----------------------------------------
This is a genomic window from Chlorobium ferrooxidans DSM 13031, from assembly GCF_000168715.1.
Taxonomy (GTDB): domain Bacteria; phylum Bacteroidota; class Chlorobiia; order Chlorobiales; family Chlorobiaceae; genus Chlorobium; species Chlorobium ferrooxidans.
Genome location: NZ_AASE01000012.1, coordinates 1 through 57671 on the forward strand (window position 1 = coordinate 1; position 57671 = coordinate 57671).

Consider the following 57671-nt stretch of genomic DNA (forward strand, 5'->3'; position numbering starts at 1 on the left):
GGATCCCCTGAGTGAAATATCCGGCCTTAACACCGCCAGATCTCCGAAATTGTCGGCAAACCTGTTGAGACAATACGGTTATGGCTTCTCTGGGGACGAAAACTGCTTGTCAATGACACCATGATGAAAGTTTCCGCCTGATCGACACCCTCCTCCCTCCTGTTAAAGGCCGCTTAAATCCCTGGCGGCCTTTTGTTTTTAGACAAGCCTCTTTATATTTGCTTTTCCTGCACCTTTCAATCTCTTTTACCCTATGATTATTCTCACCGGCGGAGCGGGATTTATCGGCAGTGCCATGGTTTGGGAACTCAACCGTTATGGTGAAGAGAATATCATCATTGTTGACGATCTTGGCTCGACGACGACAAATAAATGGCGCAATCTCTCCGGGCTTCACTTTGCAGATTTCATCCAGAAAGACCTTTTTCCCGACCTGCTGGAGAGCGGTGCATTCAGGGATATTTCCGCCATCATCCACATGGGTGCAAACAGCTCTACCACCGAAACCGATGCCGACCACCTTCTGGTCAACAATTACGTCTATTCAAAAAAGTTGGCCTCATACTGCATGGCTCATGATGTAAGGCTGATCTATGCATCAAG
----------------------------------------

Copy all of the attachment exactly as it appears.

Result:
This is a genomic window from Chlorobium ferrooxidans DSM 13031, from assembly GCF_000168715.1.
Taxonomy (GTDB): domain Bacteria; phylum Bacteroidota; class Chlorobiia; order Chlorobiales; family Chlorobiaceae; genus Chlorobium; species Chlorobium ferrooxidans.
Genome location: NZ_AASE01000012.1, coordinates 1 through 57671 on the forward strand (window position 1 = coordinate 1; position 57671 = coordinate 57671).

Consider the following 57671-nt stretch of genomic DNA (forward strand, 5'->3'; position numbering starts at 1 on the left):
GGATCCCCTGAGTGAAATATCCGGCCTTAACACCGCCAGATCTCCGAAATTGTCGGCAAACCTGTTGAGACAATACGGTTATGGCTTCTCTGGGGACGAAAACTGCTTGTCAATGACACCATGATGAAAGTTTCCGCCTGATCGACACCCTCCTCCCTCCTGTTAAAGGCCGCTTAAATCCCTGGCGGCCTTTTGTTTTTAGACAAGCCTCTTTATATTTGCTTTTCCTGCACCTTTCAATCTCTTTTACCCTATGATTATTCTCACCGGCGGAGCGGGATTTATCGGCAGTGCCATGGTTTGGGAACTCAACCGTTATGGTGAAGAGAATATCATCATTGTTGACGATCTTGGCTCGACGACGACAAATAAATGGCGCAATCTCTCCGGGCTTCACTTTGCAGATTTCATCCAGAAAGACCTTTTTCCCGACCTGCTGGAGAGCGGTGCATTCAGGGATATTTCCGCCATCATCCACATGGGTGCAAACAGCTCTACCACCGAAACCGATGCCGACCACCTTCTGGTCAACAATTACGTCTATTCAAAAAAGTTGGCCTCATACTGCATGGCTCATGATGTAAGGCTGATCTATGCATCAAG